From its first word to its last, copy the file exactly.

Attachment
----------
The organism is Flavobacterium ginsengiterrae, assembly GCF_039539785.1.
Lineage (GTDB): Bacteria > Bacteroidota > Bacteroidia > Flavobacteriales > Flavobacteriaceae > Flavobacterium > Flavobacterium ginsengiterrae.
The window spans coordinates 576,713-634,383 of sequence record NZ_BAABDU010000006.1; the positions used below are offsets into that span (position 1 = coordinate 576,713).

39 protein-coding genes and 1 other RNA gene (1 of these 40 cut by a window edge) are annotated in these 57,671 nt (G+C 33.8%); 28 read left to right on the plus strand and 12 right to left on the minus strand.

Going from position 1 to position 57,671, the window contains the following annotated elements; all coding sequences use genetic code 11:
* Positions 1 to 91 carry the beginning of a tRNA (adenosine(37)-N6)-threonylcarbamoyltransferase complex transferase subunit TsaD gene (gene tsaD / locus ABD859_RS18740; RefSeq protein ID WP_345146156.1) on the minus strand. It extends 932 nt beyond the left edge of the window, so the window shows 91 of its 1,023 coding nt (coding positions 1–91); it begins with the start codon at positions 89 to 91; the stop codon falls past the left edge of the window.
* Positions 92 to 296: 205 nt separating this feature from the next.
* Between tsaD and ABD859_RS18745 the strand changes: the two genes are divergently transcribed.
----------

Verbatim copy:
The organism is Flavobacterium ginsengiterrae, assembly GCF_039539785.1.
Lineage (GTDB): Bacteria > Bacteroidota > Bacteroidia > Flavobacteriales > Flavobacteriaceae > Flavobacterium > Flavobacterium ginsengiterrae.
The window spans coordinates 576,713-634,383 of sequence record NZ_BAABDU010000006.1; the positions used below are offsets into that span (position 1 = coordinate 576,713).

39 protein-coding genes and 1 other RNA gene (1 of these 40 cut by a window edge) are annotated in these 57,671 nt (G+C 33.8%); 28 read left to right on the plus strand and 12 right to left on the minus strand.

Going from position 1 to position 57,671, the window contains the following annotated elements; all coding sequences use genetic code 11:
* Positions 1 to 91 carry the beginning of a tRNA (adenosine(37)-N6)-threonylcarbamoyltransferase complex transferase subunit TsaD gene (gene tsaD / locus ABD859_RS18740; RefSeq protein ID WP_345146156.1) on the minus strand. It extends 932 nt beyond the left edge of the window, so the window shows 91 of its 1,023 coding nt (coding positions 1–91); it begins with the start codon at positions 89 to 91; the stop codon falls past the left edge of the window.
* Positions 92 to 296: 205 nt separating this feature from the next.
* Between tsaD and ABD859_RS18745 the strand changes: the two genes are divergently transcribed.